Pierre-Émile Legrain (1889 -1929) was a French Furniture bookbinding designer. He was born in Levallois-Perret and professionally active in Paris.
From 1904, he studied sculpture, painting and theatre design at the École des Arts Appliqués Germain-Croix, Paris.
He submitted cartoons in 1908 for Paul Iribe’s satirical reviews Le Témoin, L’Assiette au beurre, Le Mot, and La Baionnette. Iribe invited Legrain to collaborate with him on projects including furniture and interior design, jewelry for Robert Linzeler, and dress designs for Paquin.
A designer of geometric bookbindings for couturier Jacques Doucet from 1912, Legrain was put in charge of decoration and furniture for the couturier’s studio in the rue Saint- Jacques in Neuilly. He quickly became one of the most creative designers of bookbinding in the world. He used a number of professional binders to execute his designs, particularly René Kieffer for his commissions. For a period from 1919, he worked exclusively with Kieffer on bookbindings. Doucet commissioned Legrain to design the bindings for his recently acquired collection of books by contemporary authors, including André Gide, André Suarés, Paul Claudel, and Francis Jammes. Legrain worked on the binding designs in Doucet’s dining room, sometimes assisted by Doucet himself. The exhibition at the 1919 Salon proved a tremendous success, encouraging book collectors to embrace Modernism enthusiastically. His newly acquired clients included Louis Barthou, Baron R. Gourgaud, Georges and Auguste Blaizot, and Baron Robert de Rothschild in Paris and Florence Blumenthal and Daniel Sickles in the USA.
He was invited in 1923 by decorators Briant et Robert to set up his workshop in their establishment at 7 rue d’Argenteuil. In c1925, Doucet commissioned him to decorate his Neuilly studio, whose architect was Paul Ruau. Alongside Kieffer, Legrain used binders Salvadore David, Georges Canape, George Huser, Georges Levitsky, Henri: Nouilhac, Germaine Schroeder, Stroobants, Jeanne, Collet, Desmoules, Aufschneider, Dress, Vincent, and Lordereau. His work’s success at the 1925 Paris Exposition encouraging him to set up his own bindery in 1926 in avenue Percier and soon after in rue Saint-Jacques. His bindings are known for their high level of craftsmanship, originality, and use of exotic materials.
Legrain understood Cubism and African art, and the furniture he designed for Doucet shows both influences. One of his best known pieces was the Pleyel piano in plate glass and copper, with its works visible, designed for house of Pierre Meyer in the avenue Montaigne in Paris. He designed for friends of Doucet, including two apartments for milliner Jeanne Tachard, a suite of rooms for Maurice Martin du Gard, a bedroom for the vicomte and vicomtesse de Noailles, a house in the rue Villejust in Paris and at La Celle-St.-Cloud, and commissions from Suzanne Talbot, and Mme. Louis Boulanger. He designed a leather camera case for Kodak, a desk set for the Palais de L’Elysée, and cigarette boxes for Lucky Strike and Camel.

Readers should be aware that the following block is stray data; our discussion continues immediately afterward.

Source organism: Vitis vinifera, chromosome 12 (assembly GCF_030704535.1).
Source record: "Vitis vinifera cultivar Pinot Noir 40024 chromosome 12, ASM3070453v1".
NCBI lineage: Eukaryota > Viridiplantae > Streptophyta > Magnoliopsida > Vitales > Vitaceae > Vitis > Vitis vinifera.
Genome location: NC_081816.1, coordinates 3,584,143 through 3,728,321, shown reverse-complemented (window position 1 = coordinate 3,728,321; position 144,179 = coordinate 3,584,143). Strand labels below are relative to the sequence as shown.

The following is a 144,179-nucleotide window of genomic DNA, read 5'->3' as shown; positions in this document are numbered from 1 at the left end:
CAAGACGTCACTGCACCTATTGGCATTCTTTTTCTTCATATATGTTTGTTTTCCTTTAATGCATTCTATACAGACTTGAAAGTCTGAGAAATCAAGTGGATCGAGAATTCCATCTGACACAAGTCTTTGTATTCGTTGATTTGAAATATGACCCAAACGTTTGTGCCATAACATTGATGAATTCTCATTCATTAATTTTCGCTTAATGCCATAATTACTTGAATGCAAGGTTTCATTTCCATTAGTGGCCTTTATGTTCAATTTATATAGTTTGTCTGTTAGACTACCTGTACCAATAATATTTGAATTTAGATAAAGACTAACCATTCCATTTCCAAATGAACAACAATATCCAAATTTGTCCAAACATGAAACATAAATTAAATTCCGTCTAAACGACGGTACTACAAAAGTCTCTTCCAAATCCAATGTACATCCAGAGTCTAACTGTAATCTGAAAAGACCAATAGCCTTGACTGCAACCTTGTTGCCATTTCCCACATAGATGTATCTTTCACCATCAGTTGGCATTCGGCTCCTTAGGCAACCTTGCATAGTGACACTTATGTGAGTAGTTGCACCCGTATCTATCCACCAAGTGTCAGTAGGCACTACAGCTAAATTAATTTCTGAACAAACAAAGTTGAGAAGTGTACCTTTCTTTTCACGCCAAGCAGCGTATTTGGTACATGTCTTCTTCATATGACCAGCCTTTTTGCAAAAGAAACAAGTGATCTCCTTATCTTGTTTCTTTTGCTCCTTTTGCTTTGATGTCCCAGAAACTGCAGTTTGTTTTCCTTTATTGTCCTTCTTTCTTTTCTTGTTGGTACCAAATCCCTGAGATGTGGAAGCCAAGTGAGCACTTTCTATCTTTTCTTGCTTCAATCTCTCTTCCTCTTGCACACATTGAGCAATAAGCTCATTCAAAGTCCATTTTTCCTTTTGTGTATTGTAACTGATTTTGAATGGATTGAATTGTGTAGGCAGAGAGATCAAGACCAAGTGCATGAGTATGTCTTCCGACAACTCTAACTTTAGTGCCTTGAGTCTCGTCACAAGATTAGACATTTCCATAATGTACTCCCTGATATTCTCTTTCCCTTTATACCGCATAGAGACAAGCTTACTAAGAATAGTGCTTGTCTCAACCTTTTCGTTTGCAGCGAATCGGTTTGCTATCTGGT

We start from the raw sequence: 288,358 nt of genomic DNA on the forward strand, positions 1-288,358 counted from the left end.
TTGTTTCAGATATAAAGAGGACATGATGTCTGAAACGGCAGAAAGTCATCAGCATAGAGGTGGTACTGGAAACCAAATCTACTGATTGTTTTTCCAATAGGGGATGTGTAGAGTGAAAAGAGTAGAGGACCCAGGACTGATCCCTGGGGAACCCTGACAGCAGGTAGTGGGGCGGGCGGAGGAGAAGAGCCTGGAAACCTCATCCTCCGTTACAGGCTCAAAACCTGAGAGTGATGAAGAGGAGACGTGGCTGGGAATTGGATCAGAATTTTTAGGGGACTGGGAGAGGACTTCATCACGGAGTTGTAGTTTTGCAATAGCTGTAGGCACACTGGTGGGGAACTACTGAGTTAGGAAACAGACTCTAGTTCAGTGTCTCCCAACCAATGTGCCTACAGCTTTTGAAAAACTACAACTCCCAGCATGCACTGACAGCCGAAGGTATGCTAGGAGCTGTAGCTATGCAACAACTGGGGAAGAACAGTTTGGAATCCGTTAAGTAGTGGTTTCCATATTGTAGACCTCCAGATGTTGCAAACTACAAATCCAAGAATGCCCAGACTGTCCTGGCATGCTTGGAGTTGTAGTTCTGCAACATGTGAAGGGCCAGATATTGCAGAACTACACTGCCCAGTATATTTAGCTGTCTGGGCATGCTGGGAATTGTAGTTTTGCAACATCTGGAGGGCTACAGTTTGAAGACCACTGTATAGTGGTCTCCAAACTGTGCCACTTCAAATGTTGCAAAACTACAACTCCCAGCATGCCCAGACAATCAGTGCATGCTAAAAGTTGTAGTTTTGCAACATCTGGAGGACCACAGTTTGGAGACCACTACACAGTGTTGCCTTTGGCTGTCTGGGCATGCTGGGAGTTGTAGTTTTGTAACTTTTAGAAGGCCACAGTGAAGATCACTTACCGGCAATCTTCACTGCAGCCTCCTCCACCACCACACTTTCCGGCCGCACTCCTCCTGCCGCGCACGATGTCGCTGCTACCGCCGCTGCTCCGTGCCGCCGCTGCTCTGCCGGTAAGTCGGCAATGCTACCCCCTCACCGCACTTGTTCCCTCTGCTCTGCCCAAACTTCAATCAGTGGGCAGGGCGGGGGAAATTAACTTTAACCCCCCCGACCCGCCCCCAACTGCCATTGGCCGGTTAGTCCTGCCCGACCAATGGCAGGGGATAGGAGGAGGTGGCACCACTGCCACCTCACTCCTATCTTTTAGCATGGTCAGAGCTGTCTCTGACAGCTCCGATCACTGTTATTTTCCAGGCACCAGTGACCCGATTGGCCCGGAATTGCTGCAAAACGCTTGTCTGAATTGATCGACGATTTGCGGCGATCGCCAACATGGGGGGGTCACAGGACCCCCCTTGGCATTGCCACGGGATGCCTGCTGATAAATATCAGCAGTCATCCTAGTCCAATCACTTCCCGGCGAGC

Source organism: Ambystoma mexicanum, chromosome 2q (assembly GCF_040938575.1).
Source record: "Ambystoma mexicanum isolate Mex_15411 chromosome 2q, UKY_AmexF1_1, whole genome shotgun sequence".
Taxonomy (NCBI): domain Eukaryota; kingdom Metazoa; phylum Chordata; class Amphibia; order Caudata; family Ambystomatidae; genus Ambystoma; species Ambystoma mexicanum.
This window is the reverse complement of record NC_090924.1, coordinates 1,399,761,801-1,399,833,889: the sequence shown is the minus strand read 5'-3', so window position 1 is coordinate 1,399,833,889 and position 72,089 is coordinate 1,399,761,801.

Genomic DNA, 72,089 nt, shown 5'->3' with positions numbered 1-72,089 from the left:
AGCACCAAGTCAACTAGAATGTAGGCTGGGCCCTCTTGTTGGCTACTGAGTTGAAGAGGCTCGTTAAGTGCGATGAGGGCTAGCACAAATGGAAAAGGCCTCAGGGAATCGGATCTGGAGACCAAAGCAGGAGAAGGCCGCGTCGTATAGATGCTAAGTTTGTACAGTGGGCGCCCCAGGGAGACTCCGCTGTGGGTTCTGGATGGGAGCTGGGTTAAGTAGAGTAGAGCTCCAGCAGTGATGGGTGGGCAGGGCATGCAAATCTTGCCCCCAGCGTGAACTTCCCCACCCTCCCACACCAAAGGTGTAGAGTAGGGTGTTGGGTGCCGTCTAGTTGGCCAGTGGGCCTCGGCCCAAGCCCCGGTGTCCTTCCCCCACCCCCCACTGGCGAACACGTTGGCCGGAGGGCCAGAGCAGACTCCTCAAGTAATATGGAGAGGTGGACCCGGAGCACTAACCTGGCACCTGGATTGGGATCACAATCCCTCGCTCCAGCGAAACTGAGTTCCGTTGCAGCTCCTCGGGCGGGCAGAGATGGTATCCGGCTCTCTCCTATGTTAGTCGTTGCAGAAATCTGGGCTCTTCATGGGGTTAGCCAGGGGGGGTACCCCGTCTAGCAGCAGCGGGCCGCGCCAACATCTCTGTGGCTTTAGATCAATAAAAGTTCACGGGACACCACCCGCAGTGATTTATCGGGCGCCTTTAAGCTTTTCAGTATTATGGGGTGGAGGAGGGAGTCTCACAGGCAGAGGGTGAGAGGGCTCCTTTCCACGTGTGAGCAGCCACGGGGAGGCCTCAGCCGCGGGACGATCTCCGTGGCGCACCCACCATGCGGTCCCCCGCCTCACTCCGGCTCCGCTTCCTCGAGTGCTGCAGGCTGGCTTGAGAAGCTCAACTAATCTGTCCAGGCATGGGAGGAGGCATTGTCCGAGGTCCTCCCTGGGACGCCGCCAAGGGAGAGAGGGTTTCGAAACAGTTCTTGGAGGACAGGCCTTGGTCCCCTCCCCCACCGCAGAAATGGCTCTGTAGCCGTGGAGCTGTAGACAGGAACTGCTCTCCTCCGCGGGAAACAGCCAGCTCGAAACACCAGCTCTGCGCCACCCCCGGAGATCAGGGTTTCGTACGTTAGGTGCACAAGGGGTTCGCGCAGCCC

He was a member of Groupe des Cinq with Pierre Chareau, Dominique, Jean Puiforcat, and Raymond Templier. In 1929, Legrain joined UAM (Union des Artistes Modernes); designing the logotype for the group.
He died in 1929, shortly before its first exhibition, ‘Hommage 4a Pierre Legrain.’ In barely 12 years, he produced some 1,300 designs for book covers and revolutionised an ancient craft. 1931-32, Legrain’s widow produced certain of his bindings.
Doucet exhibited 20 of Legrain’s binding designs at the 1919 Salon of the Société des Artistes francais. Legrain, Robert Mallet- Stevens, Chareau, Ruhlmann, and Paul Poiret collectively designed the pavilion ‘La réception et I’intimité d’un appartement moderne’ at the 1924 Salon d’Automne. He participated in the 1925 Paris ‘Exposition Internationale des Arts Décoratifs et Industriels Modernes’ and, from 1926, in the exhibitions of Groupe des Cing. The plate-glass piano was shown at the 1929 exhibition of Group des Cinq at the Galerie de la Renaissance in Paris.